Limodromus assimilis (Paykull, 1790)
In the UK this species has long been known as Platynus assimilis (Paykull, 1790) and will sometimes be found as Agonum assimilis (Paykull, 1790) in the literature; our only representative of Platynus Bonelli, 1810 is now P. livens (Gyllenhal, 1810), which is also quoted in older literature as Agonum livens (Gyllenhal, 1810) and more generally as Batenus livens (Gyllenhal, 1810), the nomenclature seems to be settled for the time being but in any case the species are very distinct and it should be obvious from the general morphology which species is being considered. Limodromus assimilis is generally common throughout the Palaearctic region from northern Spain through Europe, Asia Minor and Russia to China, Japan and Korea, extending north into central Fennoscandia and the UK where it is locally common north to the Scottish Highlands. Typical habitats are permanently damp or wet woodland, especially near water and, at least on the continent, especially in shaded and cooler situations with abundant alder (Alnus glutinosa (L.)), willow (Salix L.) or ash (Fraxinus excelsior L.), they also occur, though less frequently, in coniferous woodland and have been recorded up to 1500m altitude in Europe. Adults occur year-round and are mostly nocturnal; they live for up to 3 years and may breed for several seasons, they overwinter under bark or among litter and tussocks etc, often in small aggregations, are active from the first mild days of January or February and by March, when they often form larger aggregations, they are generally common. Breeding occurs from April until the middle of June and larvae develop rapidly and without a diapause into July or August, they pupate in the ground and new-generation adults appear in the autumn. Adults may diapause in the warmest part of the summer and become inactive during colder winter spells but may otherwise be active throughout the year. Wing development is variable but most specimens are fully winged although they rarely fly and their flight is weak, conversely they can run and climb trees rapidly and this is probably their primary method of dispersion. They are easily sampled throughout the year by pitfall trapping, turning logs or debris or by searching through damp litter in shaded woodland.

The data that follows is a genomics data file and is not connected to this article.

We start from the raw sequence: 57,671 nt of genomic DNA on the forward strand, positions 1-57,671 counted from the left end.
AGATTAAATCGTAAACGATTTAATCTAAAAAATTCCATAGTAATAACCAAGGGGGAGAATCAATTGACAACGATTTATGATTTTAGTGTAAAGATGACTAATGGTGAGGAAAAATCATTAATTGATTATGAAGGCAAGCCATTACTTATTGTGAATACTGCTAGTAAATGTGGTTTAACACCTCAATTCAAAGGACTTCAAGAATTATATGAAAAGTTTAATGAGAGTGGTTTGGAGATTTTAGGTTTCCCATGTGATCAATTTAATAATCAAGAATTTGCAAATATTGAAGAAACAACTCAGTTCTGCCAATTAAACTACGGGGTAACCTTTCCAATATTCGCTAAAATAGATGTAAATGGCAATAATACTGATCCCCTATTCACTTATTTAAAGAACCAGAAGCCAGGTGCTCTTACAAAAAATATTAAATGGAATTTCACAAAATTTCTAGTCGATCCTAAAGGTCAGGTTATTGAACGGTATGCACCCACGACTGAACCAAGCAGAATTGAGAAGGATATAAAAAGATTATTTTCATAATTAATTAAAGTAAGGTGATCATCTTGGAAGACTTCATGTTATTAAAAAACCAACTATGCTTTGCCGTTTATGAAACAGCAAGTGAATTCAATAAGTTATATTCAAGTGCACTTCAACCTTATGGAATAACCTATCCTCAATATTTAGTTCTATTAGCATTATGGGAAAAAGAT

Adults are medium sized carabids, 9.0-12.5mm, entirely unmetallic black or with the appendages variously dark brown, they may be recognized in the field by the size, the transverse and sinuate pronotum and broadly-oval elytra. Head elongate with large convex eyes and smoothly convex vertex; in Platynus livens the vertex is transversely depressed behind the eyes, antennae pubescent from the fourth segment and the inner margin of each eye with two setiferous punctures. Mandibles sharp and symmetrical, without a pore on the outer surface, penultimate segment of labial palps with only one or two internal setae, last segment of maxillary palps long and rounded apically. Pronotum widest in front of the middle and contracted and sinuate to raised and slightly protruding posterior angles, lateral margins widely explanate and strongly raised, basal margin finely bordered throughout, basal fovea long and oblique and median longitudinal depression stronger towards the base. Elytra wide with rounded shoulders and a complete basal border, laterally curved and sinuate before produced apical margins, striae well impressed and finely punctured, interstices convex and with fine transverse microsculpture; the third with three large punctured which may join the adjacent striae. Legs long and slender, front tibiae gradually and only weakly broadened to the apex, with a subapical antenna-cleaning notch and a single small spur at the inner apical angle. Tarsi glabrous and lacking longitudinal grooves, claws smooth internally.